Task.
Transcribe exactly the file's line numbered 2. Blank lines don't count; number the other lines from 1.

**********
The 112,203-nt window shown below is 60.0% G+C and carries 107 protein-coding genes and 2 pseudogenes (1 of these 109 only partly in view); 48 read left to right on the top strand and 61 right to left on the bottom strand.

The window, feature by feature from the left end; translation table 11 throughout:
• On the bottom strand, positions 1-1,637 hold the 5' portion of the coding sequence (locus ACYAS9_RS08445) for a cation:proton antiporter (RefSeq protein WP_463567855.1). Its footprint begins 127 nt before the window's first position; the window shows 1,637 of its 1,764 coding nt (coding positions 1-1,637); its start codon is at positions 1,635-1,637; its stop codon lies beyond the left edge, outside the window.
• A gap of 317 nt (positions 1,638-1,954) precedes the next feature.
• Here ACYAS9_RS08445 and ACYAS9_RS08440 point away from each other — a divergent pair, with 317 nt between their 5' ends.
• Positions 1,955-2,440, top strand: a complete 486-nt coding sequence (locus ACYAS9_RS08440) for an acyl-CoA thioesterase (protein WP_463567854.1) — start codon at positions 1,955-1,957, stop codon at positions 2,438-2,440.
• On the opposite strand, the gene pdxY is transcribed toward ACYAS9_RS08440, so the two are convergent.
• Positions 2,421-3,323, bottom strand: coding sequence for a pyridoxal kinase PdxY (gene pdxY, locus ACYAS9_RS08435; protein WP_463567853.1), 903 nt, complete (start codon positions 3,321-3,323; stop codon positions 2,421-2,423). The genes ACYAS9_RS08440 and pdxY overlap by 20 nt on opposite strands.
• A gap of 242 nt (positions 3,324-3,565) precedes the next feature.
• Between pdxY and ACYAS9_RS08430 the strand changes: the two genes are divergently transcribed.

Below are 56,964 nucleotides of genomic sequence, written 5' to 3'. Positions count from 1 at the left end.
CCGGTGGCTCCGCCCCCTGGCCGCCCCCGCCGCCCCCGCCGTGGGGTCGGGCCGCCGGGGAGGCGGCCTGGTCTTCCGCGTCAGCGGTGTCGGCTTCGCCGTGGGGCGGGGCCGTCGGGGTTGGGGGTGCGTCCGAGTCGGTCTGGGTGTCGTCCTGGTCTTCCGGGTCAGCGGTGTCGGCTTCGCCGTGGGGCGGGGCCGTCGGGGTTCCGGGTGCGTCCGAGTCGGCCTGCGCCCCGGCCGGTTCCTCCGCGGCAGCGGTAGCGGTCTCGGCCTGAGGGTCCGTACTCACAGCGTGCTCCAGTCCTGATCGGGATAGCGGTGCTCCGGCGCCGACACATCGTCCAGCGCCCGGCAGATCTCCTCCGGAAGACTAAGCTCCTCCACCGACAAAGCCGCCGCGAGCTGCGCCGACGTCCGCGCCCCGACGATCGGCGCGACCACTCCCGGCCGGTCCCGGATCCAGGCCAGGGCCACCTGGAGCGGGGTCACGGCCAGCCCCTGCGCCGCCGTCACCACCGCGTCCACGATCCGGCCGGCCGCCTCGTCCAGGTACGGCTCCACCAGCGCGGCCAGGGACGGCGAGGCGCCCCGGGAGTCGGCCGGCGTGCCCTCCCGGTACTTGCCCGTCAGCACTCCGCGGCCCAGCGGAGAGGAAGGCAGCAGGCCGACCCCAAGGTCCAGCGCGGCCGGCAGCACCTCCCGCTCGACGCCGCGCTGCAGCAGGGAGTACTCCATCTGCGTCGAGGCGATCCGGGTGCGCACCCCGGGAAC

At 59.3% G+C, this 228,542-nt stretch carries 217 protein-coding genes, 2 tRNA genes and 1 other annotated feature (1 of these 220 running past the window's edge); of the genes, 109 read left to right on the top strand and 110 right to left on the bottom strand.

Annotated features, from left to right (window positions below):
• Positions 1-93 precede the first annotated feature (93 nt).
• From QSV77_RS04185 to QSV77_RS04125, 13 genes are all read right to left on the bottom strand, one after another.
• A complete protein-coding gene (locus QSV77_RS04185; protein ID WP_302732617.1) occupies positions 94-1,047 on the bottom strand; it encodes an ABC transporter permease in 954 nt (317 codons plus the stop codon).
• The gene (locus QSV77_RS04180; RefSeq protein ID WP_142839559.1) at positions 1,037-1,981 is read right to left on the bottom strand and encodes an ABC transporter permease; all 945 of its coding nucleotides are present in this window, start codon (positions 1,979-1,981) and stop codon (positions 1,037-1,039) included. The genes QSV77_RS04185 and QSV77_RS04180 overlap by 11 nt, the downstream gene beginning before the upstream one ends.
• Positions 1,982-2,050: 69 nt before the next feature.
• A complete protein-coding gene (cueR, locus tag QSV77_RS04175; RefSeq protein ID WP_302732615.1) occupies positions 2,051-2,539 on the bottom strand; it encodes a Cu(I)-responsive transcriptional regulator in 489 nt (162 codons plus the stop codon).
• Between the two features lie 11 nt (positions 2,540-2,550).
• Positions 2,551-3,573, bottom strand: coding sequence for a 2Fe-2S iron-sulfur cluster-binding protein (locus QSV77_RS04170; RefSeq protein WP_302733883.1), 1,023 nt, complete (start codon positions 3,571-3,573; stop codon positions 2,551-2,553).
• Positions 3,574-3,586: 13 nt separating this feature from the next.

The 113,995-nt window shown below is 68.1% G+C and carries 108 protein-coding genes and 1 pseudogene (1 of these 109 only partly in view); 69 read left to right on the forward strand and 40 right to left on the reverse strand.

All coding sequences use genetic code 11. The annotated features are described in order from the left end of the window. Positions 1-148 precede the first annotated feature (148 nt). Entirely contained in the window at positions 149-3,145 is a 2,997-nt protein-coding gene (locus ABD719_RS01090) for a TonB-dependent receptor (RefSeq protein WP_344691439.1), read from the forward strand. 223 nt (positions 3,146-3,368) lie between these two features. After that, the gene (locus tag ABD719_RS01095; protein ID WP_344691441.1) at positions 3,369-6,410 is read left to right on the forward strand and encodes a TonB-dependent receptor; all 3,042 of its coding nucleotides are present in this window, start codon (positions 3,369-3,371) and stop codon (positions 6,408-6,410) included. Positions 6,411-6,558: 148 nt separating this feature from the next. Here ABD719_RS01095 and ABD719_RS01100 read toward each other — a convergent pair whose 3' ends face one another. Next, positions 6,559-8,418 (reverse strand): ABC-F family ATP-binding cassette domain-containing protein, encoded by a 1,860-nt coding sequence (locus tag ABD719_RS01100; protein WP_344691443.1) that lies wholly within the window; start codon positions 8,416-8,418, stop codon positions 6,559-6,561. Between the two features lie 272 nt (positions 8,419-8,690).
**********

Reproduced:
The window, feature by feature from the left end; translation table 11 throughout: